Working with universities has been a very important part of CARTO’s development as a force for democratizing the mapping and analysis of data. We have been fortunate enough to work closely with many educators, librarians, and researchers who push us in exciting new directions.
Our relationship with the faculty and staff at NYU goes back to CARTO’s beginnings. It has been thrilling to watch the tool we built be used in courses there, and to see how their graduates continue to innovate.
This guest post is written by Andrew Battista, Librarian for Geospatial Information Systems, New York University.
The Data Services team at NYU Libraries provides GIS instructional support for the community of learning at New York University. Each year we meet with hundreds of students and researchers who are implementing GIS methods, and we work with faculty to support GIS learning across the disciplines, including the social sciences, urban studies, and digital humanities. While we have distributed and supported ESRI ArcGIS desktop software for at least seven years, we continue to see an increased demand for simpler, web-ready GIS platforms that have a reasonable barrier to entry. And as multimodal learning expands, students and faculty alike seek out platforms that are public facing and compatible with other dynamic online publishing environments.
Enter CARTO, one of the most robust and accessible cloud-based GIS platforms available. One of the reasons we like CARTO is because it presents an opportunity to extend the possibilities of spatial learning and reach a broader segment of students at NYU, especially undergraduates who are not familiar with GIS methods. During the 2015-16 academic year we were able to collaborate with CARTO and administer a university-wide organizational account. Currently, we have 314 users, which is on par with the number of unique ESRI Student Licenses for ArcMap given out during the year. Data Services’ incorporation of CARTO has also included the development of a tutorial, which we teach regularly, and the facilitation of a successful CARTOCamp Edu event, which drew GIS educators from the greater NYC region to Bobst Library for a day-long symposium on designing syllabi and promoting geospatial learning.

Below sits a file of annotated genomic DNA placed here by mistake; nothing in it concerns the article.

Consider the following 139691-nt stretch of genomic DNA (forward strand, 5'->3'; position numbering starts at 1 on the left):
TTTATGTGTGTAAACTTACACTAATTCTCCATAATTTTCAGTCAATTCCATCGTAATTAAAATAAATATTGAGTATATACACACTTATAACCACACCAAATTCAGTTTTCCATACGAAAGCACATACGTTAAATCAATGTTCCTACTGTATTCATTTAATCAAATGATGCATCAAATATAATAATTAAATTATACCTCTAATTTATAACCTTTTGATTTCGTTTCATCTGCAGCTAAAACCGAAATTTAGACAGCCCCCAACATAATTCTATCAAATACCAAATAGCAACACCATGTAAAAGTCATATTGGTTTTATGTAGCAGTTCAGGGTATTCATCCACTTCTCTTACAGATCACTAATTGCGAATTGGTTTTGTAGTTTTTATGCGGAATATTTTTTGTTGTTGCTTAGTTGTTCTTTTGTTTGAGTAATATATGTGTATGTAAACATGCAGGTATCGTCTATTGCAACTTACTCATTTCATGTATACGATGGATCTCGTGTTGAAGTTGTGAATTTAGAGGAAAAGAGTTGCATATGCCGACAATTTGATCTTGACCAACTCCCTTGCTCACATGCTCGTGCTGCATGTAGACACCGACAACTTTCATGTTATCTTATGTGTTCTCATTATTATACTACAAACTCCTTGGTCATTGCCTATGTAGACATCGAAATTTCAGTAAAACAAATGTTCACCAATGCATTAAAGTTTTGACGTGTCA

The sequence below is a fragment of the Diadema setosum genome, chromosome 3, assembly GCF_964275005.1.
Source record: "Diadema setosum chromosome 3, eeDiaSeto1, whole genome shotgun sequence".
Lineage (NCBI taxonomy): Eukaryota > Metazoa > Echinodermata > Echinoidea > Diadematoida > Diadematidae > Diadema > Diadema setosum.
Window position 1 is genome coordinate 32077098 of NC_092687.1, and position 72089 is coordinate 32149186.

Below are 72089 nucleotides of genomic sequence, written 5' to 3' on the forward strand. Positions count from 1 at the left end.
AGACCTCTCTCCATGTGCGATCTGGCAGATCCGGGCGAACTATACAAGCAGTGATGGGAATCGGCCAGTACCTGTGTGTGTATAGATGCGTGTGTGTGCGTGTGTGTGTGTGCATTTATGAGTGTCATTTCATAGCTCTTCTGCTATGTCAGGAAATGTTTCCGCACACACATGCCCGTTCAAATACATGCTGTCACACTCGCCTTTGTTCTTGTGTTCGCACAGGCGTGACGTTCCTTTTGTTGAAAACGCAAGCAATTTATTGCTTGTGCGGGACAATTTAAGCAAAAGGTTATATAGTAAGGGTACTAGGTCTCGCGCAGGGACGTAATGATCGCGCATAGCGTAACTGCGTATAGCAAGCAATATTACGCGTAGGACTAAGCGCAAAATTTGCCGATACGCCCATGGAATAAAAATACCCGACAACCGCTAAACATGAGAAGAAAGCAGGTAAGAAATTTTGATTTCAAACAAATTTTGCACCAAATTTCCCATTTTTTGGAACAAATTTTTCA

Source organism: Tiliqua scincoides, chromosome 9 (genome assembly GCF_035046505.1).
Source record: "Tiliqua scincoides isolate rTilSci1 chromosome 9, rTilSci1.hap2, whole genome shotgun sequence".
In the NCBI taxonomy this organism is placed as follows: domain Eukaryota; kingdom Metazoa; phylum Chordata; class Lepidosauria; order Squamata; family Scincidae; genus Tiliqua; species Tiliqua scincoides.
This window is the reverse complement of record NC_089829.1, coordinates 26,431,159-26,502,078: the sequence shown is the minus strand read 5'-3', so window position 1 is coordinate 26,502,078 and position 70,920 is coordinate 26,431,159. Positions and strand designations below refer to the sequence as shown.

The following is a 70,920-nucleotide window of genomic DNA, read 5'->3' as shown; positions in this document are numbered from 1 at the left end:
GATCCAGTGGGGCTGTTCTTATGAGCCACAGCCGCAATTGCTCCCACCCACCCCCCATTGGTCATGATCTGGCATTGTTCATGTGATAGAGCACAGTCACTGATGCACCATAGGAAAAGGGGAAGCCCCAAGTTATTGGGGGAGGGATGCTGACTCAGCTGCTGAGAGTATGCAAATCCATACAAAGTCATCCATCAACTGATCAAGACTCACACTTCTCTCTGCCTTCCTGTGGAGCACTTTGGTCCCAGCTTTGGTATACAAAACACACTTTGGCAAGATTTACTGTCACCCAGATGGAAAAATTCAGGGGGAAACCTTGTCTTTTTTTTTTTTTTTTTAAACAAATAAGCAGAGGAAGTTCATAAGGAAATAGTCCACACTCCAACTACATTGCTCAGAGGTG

A Closer Look at CARTO and Geospatial Learning
As an educator evaluating CARTO’s role in NYU’s holistic GIS services, I begin with a few basic questions. Does CARTO extend the process of learning or the possibilities for intellectual inquiry? That is, does CARTO allow those studying art, history, sociology, literature, or communication to focus on the ideas intrinsic to the context at hand without becoming overwhelmed with complex GIS software? Finally, does CARTO allow students to frame spatial questions without losing sight of higher-order learning outcomes?
After one year, the answer seems to be a resounding “yes.” CARTO has been implemented successfully across the curriculum at NYU in classes like Media and Cultural Analysis, Art and Politics in the City, Introduction to Data Visualization, and more. What each of these courses have in common is that they fold CARTO into class projects in order to improve existing learning objectives without letting the technical aspects GIS analysis overtake the course goals.
One of the best examples of this learning paradigm is the NYU Gallatin class, Art and Politics in the City. This three-semester (January 2015-May 2016) urban research project, co-taught by Alejandro Velasco and Florencia Malbran, brings together students in New York and Buenos Aires to examine how urban arts and politics intersect in the Americas. In the class, students ask:
- How are art and politics understood and expressed differently and similarly in these two American metropolises and why?
- How do shared aesthetic features of public art in the city reflect the global circulation of urban creative modes?